Once we finally get to the mission, we see James reunited with his old friend Junior from Class A. James knew Junior from an earlier mission in which he helped gather information responsible for sending Junior's father, one of Europe's largest drug dealers to prison. Junior, however never knew of James involvement in the case, and sees him only as an old friend. When they first met, both boys were 12 years old. Junior had a few issues, but James really liked him, and he was showing promise as a future boxer. But at 12 years of age - he was also starting to experiment with hard drugs. James was sorely tempted as well, but fate intervened and our young hero stayed clean. Drug use is grounds for immediate expulsion from CHERUB.
Three and half years later we see the toll drugs can take on a young body. Junior no longer boxes, he doesn't go to school, work or have any hobbies. His life revolves around the next high. The sad thing is - we all know a Junior - it as if their life was cut short - everything they might have been stripped away from them. Junior the boxer, the son and the friend has died - all that remains is Junior the addict looking for his next fix, and he is truly heartbreaking character. While James is struggling to mature and find himself, Junior has never grown or developed. He is stuck in the position of an angry child, and the saddest thing is, even should he ever break away from drugs, he will have missed such a critical stage of development, when he should have been growing into a young man. This is why I see drug abuse as so horrible in young children. It deprives them of their identity. An adult can experiment and walk away, they still know how to live without dope. For some young people, getting high is all their is to life.
James must use his friendship with Junior to infiltrate a more serious criminal enterprise. With the profits from drug running at stake, rival gangs have carved up Junior's fathers old empire, and open warfare has broken out on the streets. James and Bruce Norris will find themselves on one side of a brutal gang war while CHERUB agents Michael and Gabrielle on the other. This mission will be packed with action, adventure, and some fairly extreme violence - in other words just the thing to keep boys reading. But it also has enough depth and a real sense of story to keep girls, and even adults hooked as well. Robert Muchamore has a huge following among both adults and teens - but not everyone likes him.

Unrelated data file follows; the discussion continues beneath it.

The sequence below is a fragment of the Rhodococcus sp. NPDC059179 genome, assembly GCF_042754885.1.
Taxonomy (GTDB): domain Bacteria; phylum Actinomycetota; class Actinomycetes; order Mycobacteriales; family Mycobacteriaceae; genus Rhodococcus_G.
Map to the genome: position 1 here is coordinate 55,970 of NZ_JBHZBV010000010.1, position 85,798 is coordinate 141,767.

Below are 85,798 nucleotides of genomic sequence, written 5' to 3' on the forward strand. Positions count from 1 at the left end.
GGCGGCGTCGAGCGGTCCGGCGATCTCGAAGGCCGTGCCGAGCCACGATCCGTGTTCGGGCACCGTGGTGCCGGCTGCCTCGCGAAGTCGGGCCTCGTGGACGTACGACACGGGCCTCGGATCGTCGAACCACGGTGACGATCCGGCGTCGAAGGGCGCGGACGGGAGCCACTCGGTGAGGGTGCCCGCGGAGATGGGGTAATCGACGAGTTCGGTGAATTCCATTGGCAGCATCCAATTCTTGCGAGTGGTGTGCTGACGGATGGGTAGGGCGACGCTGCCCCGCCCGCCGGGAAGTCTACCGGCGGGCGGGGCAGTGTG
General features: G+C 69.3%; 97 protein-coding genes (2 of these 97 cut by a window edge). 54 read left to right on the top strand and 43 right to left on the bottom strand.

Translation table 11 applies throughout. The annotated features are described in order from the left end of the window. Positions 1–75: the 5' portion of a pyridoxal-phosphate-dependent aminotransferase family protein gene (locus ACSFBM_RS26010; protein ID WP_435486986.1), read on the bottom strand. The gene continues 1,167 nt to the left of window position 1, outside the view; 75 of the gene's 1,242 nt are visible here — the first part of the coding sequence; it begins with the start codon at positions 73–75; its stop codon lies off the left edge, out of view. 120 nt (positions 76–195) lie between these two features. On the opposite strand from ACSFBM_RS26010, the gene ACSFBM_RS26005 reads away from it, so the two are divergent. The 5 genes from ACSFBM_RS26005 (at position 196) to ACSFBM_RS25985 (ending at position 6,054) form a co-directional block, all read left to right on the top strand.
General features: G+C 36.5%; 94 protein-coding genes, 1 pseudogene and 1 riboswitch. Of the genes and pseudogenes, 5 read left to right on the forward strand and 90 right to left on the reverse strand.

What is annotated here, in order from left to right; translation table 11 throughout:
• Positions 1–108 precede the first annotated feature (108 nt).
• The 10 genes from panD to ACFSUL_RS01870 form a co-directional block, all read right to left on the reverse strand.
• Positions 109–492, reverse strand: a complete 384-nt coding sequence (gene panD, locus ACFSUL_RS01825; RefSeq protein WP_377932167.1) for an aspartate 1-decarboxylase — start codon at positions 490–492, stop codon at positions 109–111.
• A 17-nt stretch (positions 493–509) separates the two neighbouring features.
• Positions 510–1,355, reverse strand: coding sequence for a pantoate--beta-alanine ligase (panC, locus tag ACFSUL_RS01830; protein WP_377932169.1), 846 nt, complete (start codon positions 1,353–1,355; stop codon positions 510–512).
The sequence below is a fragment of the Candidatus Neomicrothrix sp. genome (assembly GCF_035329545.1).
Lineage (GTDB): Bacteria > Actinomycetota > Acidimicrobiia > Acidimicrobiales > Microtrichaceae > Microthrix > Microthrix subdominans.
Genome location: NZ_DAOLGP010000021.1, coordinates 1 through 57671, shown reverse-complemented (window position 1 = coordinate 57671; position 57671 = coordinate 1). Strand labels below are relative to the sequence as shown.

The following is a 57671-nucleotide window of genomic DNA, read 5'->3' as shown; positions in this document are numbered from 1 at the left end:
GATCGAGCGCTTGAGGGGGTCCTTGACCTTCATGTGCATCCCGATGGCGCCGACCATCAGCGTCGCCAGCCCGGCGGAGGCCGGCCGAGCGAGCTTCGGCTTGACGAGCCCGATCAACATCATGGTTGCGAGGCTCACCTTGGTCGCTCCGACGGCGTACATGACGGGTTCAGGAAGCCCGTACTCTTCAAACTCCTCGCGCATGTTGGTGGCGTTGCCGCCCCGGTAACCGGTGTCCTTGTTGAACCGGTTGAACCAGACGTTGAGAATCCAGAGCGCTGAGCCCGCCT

I have been following with some amusement the stories of Muchamore's books being banned in some American schools. I was surprised to notice some British schools are following the trend. Books were removed and visit from the author cancelled at at London's Highgate Junior School after parents complained. I do feel these books are just a bit too advanced for my 7 year old. As he is home educated - I'm not sure if he is completely aware of all the issues raised in this series. If he were in an ordinary school, I have no doubt he would be familiar with all the themes. All the same, more often then not I read the young adult books out loud to him. I'd rather not read some of these books out loud. Sexual situations are just not something you want to read about with your mother! My son is also very sensitive to the suffering others, and I don't really want to have to tell him some of these things really happen.
Muchamore's books deal with some really strong issues for children's books. There has been one attempted rape, human trafficking, drugs, guns, terrorism and death. There are some sexual scenes, but these are not graphically described - and in fact they do not go too far as the characters are waiting until they are older. The teenage boys however would rather not wait - it's the girl's decision. This is of course completely realistic. Of course teenage boys have fantasies. Yes they swear, fight and make out with girls. But it is the fact that Muchamore's characters behave so much like real teens that makes these books highly readable to the target audience.